Spaceflight Now Home

Spaceflight Now +

Premium video content for our Spaceflight Now Plus subscribers.

STS-104: ISS airlock
Space shuttle Atlantis' STS-104 mission in July 2001 delivered the $164 million Joint Airlock to the International Space Station. The module, named Quest, gave the outpost a new doorway for American and Russian spacewalks. The five Atlantis astronauts narrate the highlights of their mission in this post-flight film.

 Full Coverage

Astronaut practice
The space shuttle Discovery astronauts visit Kennedy Space Center for a practice countdown and emergency training drills. Watch some highlights from the activities.

 Full Coverage

GPS 2R-16 launch
The Boeing Delta 2 rocket launches from Cape Canaveral Nov. 17 on another mission to replenish the satellite constellation for the Global Positioning System.

 Full Coverage

Discovery on the pad
The space shuttle Discovery is rolled to pad 39B for the STS-116 launch to the space station.

 Full Coverage

Joining tank and SRBs
The space shuttle Discovery is hoisted high into the Vehicle Assembly Building and mated with its external fuel tank and solid rocket boosters.

 Hoisted | Attached

Discovery moves to VAB
Space shuttle Discovery makes an evening move October 31 from its processing hangar to the Vehicle Assembly Building for mating with an external fuel tank and twin solid rocket boosters in preparation for the STS-116 mission.


Final Hubble servicing
The objectives of the just-approved final Hubble Space Telescope servicing mission are detailed and the anticipated science from the new instruments to be installed are detailed in this briefing from Goddard Space Flight Center.

 Full Coverage

Meet Hubble astronauts
The crew for the final Hubble Space Telescope servicing mission will be led by Scott Altman, with pilot Greg C. Johnson, robot arm operator Megan McArthur and spacewalkers Andrew Feustel, Mike Good, John Grunsfeld and Mike Massimino. The astronauts meet the press in this news briefing from Johnson Space Center.

 Full Coverage

Become a subscriber
More video

Primordial organic matter found in meteorite
Posted: November 30, 2006

NASA researchers at Johnson Space Center, Houston have found organic materials that formed in the most distant reaches of the early Solar System preserved in a unique meteorite. The study was performed on the Tagish Lake carbonaceous chondrite, a rare type of meteorite that is rich in organic (carbon-bearing) compounds.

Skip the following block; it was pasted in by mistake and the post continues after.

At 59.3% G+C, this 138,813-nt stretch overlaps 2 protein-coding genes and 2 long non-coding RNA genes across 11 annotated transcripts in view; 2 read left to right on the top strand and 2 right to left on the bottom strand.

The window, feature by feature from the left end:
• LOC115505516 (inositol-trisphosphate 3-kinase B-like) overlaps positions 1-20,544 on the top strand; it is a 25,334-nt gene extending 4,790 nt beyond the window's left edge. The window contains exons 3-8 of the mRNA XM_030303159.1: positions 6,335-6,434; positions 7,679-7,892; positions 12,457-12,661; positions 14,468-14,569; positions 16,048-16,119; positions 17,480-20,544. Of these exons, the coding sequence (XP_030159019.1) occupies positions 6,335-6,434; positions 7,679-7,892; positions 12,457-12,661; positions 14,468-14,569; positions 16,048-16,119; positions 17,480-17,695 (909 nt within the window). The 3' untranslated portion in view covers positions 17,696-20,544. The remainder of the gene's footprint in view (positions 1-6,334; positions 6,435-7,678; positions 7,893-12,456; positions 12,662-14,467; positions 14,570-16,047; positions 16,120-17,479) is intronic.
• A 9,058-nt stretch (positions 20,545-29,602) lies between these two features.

Organic matter in meteorites is a subject of intense interest because this material formed at the dawn of the Solar System and may have seeded the early Earth with the building blocks of life. The Tagish Lake meteorite is especially valuable for this work because much of it was collected immediately after its fall over Canada in 2000 and has been maintained in a frozen state, minimizing terrestrial contamination. The collection and curation of the meteorite samples preserved its pristine state.

In a paper published in the Dec. 1 issue of the journal Science, the team, headed by NASA space scientist Keiko Nakamura-Messenger, reports that the Tagish Lake meteorite contains numerous submicrometer hollow organic globules.

"Similar objects have been reported from several meteorites since the 60's. Some scientists believed these were space organisms, but others thought they were just terrestrial contamination," said Nakamura-Messenger. The same bubble-like organic globules appeared in this freshest meteorite ever received from space. "But in the past, there was no way to determine for sure where these organic globules came from because they were simply too small. They are only 1/10,000 inch in size or less."

In 2005, two powerful new nano-technology instruments were installed in the scientists' laboratory at Johnson Space Center. The organic globules were first found in ultrathin slices of the meteorite with a new JEOL transmission electron microscope. It provided detailed structural and chemical information about the globules. The organic globules were then analyzed for their isotopic compositions with a new mass spectrometer, the Cameca NanoSIMS, the first instrument of its kind capable of making this key measurement on such small objects.

The organic globules in the Tagish Lake meteorites were found to have very unusual hydrogen and nitrogen isotopic compositions, proving that the globules did not come from Earth.

"The isotopic ratios in these globules show that they formed at temperatures of about -260 deg C, near absolute zero," said Scott Messenger, NASA space scientist and co-author of the paper. "The organic globules most likely originated in the cold molecular cloud that gave birth to our Solar System, or at the outermost reaches of the early Solar System."

The type of meteorite in which the globules were found is also so fragile that it generally breaks up into dust during its entry into Earth's atmosphere, scattering its organic contents across a wide swath. "If, as we suspect, this type of meteorite has been falling onto Earth throughout its entire history, then the Earth was seeded with these organic globules at the same time life was first forming here." said Mike Zolensky, NASA cosmic mineralogist and co-author of the paper.

The origin of life is one of the fundamental unsolved problems in natural sciences. Some biologists think that making a bubble-shape is the first step on the path to biotic life. "We may be a step closer to knowing where our ancestors came from," Nakamura-Messenger said.